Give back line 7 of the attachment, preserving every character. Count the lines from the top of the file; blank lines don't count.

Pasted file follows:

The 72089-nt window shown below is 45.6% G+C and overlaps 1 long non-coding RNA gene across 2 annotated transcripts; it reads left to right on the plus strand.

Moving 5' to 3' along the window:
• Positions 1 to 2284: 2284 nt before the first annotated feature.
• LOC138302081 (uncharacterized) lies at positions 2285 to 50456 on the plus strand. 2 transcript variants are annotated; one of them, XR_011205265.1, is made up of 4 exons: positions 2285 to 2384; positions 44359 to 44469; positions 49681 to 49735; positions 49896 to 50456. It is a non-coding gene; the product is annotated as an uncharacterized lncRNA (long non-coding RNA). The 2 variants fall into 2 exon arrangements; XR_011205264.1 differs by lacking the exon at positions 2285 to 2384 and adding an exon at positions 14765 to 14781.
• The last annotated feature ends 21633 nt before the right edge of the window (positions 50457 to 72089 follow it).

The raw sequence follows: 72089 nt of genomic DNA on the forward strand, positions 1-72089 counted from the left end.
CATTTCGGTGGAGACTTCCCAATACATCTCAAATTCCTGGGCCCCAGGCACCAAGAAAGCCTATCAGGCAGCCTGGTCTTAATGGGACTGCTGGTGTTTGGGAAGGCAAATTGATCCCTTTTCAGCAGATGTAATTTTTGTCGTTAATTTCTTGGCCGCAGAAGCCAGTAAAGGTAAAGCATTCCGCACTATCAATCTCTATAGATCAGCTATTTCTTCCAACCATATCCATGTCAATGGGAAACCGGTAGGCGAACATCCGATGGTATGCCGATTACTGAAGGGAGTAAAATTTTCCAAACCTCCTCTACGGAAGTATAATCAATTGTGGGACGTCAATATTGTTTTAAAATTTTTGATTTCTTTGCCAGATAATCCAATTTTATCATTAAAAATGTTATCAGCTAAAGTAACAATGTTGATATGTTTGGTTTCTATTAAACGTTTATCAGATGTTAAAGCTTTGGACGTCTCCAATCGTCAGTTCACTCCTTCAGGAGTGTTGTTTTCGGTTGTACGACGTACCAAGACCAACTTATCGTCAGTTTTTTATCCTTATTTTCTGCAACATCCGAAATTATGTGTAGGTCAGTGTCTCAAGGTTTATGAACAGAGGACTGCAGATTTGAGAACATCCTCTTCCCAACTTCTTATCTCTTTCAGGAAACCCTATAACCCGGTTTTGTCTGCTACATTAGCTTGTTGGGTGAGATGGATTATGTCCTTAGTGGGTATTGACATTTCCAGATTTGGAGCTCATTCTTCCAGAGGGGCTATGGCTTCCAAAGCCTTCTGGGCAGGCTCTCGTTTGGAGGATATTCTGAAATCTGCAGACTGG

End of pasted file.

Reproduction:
CATTTCGGTGGAGACTTCCCAATACATCTCAAATTCCTGGGCCCCAGGCACCAAGAAAGCCTATCAGGCAGCCTGGTCTTAATGGGACTGCTGGTGTTTGGGAAGGCAAATTGATCCCTTTTCAGCAGATGTAATTTTTGTCGTTAATTTCTTGGCCGCAGAAGCCAGTAAAGGTAAAGCATTCCGCACTATCAATCTCTATAGATCAGCTATTTCTTCCAACCATATCCATGTCAATGGGAAACCGGTAGGCGAACATCCGATGGTATGCCGATTACTGAAGGGAGTAAAATTTTCCAAACCTCCTCTACGGAAGTATAATCAATTGTGGGACGTCAATATTGTTTTAAAATTTTTGATTTCTTTGCCAGATAATCCAATTTTATCATTAAAAATGTTATCAGCTAAAGTAACAATGTTGATATGTTTGGTTTCTATTAAACGTTTATCAGATGTTAAAGCTTTGGACGTCTCCAATCGTCAGTTCACTCCTTCAGGAGTGTTGTTTTCGGTTGTACGACGTACCAAGACCAACTTATCGTCAGTTTTTTATCCTTATTTTCTGCAACATCCGAAATTATGTGTAGGTCAGTGTCTCAAGGTTTATGAACAGAGGACTGCAGATTTGAGAACATCCTCTTCCCAACTTCTTATCTCTTTCAGGAAACCCTATAACCCGGTTTTGTCTGCTACATTAGCTTGTTGGGTGAGATGGATTATGTCCTTAGTGGGTATTGACATTTCCAGATTTGGAGCTCATTCTTCCAGAGGGGCTATGGCTTCCAAAGCCTTCTGGGCAGGCTCTCGTTTGGAGGATATTCTGAAATCTGCAGACTGG